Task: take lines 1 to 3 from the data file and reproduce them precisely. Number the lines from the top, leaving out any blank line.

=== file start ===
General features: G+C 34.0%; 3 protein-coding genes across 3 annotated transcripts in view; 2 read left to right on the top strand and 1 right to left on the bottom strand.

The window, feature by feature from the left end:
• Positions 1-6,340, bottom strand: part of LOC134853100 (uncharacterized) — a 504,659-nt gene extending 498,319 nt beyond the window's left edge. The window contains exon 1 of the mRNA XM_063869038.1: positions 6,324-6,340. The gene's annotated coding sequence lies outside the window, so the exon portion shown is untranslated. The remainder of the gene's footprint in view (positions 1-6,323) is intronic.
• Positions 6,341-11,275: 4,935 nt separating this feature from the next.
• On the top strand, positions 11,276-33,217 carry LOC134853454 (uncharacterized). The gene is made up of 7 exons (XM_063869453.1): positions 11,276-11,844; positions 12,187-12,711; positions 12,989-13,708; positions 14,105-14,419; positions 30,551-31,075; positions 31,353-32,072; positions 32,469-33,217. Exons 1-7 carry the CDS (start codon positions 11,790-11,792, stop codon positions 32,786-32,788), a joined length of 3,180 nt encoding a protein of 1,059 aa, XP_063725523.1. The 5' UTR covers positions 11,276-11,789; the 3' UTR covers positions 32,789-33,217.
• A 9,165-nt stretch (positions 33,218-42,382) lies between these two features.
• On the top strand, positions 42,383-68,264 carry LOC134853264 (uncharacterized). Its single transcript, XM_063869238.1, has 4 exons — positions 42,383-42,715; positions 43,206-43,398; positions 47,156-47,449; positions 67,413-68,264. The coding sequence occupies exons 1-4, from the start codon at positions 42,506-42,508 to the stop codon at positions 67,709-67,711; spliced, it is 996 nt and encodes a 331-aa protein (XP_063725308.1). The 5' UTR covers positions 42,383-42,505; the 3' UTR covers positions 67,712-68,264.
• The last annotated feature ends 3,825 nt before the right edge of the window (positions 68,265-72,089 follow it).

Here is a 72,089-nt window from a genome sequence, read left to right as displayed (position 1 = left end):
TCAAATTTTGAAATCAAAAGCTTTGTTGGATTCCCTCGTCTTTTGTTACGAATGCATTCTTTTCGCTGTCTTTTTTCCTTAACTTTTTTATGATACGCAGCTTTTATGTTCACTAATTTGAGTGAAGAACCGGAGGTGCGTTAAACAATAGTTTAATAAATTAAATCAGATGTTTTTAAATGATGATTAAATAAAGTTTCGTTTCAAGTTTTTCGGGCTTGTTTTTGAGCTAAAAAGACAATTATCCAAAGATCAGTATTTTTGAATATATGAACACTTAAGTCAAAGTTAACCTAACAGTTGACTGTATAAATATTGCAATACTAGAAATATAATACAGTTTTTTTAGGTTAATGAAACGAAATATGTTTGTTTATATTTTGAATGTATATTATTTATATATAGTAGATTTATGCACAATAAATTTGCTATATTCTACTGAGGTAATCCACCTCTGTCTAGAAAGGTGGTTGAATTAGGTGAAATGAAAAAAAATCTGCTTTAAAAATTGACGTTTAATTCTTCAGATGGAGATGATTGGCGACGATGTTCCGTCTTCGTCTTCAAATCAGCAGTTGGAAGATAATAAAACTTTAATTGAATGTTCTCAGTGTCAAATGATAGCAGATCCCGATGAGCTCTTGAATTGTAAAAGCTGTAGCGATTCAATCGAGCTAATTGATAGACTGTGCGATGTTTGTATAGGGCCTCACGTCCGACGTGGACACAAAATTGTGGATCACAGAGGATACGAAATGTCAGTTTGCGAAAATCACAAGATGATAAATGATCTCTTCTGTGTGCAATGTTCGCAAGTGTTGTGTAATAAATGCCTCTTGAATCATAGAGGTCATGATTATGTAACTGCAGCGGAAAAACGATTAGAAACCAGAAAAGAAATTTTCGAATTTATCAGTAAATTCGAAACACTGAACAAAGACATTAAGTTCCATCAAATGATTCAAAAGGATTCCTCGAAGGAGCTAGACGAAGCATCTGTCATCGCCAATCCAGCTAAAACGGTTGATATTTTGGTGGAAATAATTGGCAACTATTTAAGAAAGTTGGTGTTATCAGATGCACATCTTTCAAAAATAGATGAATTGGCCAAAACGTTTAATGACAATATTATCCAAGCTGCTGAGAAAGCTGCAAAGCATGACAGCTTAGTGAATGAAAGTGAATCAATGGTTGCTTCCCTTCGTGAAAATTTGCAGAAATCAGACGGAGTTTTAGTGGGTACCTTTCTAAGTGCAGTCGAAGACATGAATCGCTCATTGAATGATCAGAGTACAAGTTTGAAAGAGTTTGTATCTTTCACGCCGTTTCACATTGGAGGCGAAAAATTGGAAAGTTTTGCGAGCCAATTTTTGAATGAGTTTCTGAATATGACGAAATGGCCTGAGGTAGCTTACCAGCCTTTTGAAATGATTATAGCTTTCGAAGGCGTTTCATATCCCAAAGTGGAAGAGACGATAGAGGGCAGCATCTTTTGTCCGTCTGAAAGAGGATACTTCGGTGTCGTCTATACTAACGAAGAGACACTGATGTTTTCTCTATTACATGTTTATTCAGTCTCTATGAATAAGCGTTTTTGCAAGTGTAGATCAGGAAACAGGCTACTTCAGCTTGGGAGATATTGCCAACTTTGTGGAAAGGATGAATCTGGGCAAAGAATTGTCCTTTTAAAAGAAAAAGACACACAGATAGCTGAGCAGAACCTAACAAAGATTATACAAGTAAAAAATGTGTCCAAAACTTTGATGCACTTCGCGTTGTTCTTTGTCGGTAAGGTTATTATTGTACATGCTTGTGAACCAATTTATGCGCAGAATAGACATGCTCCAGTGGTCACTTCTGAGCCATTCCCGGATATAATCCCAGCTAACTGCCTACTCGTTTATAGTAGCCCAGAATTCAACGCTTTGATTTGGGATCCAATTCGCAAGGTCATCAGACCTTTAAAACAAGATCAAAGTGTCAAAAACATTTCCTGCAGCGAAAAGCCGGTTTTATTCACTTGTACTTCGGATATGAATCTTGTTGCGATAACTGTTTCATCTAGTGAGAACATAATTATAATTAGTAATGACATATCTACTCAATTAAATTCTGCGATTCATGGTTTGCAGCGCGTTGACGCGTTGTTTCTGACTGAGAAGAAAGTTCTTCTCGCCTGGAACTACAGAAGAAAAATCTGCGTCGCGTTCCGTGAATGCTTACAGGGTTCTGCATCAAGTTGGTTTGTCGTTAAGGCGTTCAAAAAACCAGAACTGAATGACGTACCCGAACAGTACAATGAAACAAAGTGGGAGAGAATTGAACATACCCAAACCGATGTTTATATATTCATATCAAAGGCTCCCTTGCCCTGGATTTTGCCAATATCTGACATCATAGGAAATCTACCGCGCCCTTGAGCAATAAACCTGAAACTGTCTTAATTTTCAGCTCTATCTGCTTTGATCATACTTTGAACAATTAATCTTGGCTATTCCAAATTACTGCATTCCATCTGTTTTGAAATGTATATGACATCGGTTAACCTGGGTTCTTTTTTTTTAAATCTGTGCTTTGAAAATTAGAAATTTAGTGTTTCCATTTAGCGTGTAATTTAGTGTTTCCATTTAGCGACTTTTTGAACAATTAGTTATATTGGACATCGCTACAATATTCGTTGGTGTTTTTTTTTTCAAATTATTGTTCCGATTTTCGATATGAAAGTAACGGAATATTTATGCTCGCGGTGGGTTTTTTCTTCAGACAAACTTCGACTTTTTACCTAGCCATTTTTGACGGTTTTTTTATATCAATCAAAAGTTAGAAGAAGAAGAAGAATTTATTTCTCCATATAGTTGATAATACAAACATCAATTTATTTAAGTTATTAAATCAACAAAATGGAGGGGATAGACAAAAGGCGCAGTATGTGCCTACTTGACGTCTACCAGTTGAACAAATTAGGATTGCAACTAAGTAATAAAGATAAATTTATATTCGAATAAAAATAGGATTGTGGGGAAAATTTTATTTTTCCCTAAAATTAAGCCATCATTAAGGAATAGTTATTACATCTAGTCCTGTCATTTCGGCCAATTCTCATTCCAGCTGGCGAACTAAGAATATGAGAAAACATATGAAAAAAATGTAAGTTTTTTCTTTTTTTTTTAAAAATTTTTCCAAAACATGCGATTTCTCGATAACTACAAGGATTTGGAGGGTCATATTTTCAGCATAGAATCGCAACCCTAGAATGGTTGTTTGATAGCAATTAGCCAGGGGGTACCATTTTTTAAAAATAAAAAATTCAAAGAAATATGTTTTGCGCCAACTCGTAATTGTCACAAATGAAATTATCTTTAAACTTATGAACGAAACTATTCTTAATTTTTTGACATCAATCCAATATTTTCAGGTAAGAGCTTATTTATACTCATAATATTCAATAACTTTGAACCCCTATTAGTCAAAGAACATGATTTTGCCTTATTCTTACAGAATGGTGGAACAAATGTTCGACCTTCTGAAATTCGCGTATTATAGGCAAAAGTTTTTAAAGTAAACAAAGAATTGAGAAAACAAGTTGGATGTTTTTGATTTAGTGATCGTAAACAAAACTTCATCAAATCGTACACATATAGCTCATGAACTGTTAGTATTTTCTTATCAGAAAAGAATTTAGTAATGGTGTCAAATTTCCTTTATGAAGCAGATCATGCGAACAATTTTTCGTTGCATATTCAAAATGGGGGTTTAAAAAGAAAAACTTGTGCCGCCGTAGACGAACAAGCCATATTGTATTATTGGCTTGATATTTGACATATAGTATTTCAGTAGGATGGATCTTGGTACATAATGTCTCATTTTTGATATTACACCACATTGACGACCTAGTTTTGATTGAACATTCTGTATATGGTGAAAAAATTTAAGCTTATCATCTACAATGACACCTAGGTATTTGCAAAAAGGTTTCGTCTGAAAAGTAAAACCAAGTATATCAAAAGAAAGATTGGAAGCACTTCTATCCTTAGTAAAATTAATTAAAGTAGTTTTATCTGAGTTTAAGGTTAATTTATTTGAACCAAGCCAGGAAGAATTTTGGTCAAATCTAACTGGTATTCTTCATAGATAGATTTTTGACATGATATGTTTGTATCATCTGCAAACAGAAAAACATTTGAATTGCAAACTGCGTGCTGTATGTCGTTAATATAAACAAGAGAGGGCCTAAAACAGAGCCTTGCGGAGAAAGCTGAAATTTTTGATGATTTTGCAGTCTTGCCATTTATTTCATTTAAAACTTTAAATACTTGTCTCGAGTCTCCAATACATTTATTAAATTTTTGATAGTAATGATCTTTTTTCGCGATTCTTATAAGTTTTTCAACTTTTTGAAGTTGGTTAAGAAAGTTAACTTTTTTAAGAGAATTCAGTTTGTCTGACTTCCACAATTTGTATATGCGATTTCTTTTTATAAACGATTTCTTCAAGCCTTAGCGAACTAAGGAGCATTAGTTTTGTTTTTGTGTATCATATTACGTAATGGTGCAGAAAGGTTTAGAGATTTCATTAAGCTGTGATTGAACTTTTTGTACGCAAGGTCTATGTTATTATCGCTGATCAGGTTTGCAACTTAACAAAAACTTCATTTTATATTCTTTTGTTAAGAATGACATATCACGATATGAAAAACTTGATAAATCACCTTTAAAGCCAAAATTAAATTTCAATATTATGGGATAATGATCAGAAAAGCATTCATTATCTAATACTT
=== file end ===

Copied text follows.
General features: G+C 34.0%; 3 protein-coding genes across 3 annotated transcripts in view; 2 read left to right on the top strand and 1 right to left on the bottom strand.

The window, feature by feature from the left end:
• Positions 1-6,340, bottom strand: part of LOC134853100 (uncharacterized) — a 504,659-nt gene extending 498,319 nt beyond the window's left edge. The window contains exon 1 of the mRNA XM_063869038.1: positions 6,324-6,340. The gene's annotated coding sequence lies outside the window, so the exon portion shown is untranslated. The remainder of the gene's footprint in view (positions 1-6,323) is intronic.